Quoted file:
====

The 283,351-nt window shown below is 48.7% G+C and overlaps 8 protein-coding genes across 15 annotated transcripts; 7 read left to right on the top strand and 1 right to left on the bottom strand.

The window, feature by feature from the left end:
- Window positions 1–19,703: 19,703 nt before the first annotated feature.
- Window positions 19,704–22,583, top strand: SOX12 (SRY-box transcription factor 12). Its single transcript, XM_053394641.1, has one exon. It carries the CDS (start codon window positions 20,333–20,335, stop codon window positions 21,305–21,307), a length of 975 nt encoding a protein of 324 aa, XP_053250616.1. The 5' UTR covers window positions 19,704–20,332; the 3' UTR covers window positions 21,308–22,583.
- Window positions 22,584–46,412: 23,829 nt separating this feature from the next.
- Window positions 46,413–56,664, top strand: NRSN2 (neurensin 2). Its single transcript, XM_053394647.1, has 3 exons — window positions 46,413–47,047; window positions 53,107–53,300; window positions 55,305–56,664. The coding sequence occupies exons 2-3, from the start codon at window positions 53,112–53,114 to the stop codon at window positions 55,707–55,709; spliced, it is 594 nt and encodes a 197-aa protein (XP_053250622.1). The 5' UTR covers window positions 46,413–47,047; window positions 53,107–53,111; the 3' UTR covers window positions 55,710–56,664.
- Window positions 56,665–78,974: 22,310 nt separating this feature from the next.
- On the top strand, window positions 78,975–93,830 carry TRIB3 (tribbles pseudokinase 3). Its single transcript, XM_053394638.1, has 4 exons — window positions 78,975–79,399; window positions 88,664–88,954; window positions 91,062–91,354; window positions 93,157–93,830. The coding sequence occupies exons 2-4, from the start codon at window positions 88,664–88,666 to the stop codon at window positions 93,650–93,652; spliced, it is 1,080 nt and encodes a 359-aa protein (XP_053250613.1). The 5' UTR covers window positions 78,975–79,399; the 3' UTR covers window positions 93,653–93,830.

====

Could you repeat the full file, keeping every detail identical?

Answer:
The 283,351-nt window shown below is 48.7% G+C and overlaps 8 protein-coding genes across 15 annotated transcripts; 7 read left to right on the top strand and 1 right to left on the bottom strand.

The window, feature by feature from the left end:
- Window positions 1–19,703: 19,703 nt before the first annotated feature.
- Window positions 19,704–22,583, top strand: SOX12 (SRY-box transcription factor 12). Its single transcript, XM_053394641.1, has one exon. It carries the CDS (start codon window positions 20,333–20,335, stop codon window positions 21,305–21,307), a length of 975 nt encoding a protein of 324 aa, XP_053250616.1. The 5' UTR covers window positions 19,704–20,332; the 3' UTR covers window positions 21,308–22,583.
- Window positions 22,584–46,412: 23,829 nt separating this feature from the next.
- Window positions 46,413–56,664, top strand: NRSN2 (neurensin 2). Its single transcript, XM_053394647.1, has 3 exons — window positions 46,413–47,047; window positions 53,107–53,300; window positions 55,305–56,664. The coding sequence occupies exons 2-3, from the start codon at window positions 53,112–53,114 to the stop codon at window positions 55,707–55,709; spliced, it is 594 nt and encodes a 197-aa protein (XP_053250622.1). The 5' UTR covers window positions 46,413–47,047; window positions 53,107–53,111; the 3' UTR covers window positions 55,710–56,664.
- Window positions 56,665–78,974: 22,310 nt separating this feature from the next.
- On the top strand, window positions 78,975–93,830 carry TRIB3 (tribbles pseudokinase 3). Its single transcript, XM_053394638.1, has 4 exons — window positions 78,975–79,399; window positions 88,664–88,954; window positions 91,062–91,354; window positions 93,157–93,830. The coding sequence occupies exons 2-4, from the start codon at window positions 88,664–88,666 to the stop codon at window positions 93,650–93,652; spliced, it is 1,080 nt and encodes a 359-aa protein (XP_053250613.1). The 5' UTR covers window positions 78,975–79,399; the 3' UTR covers window positions 93,653–93,830.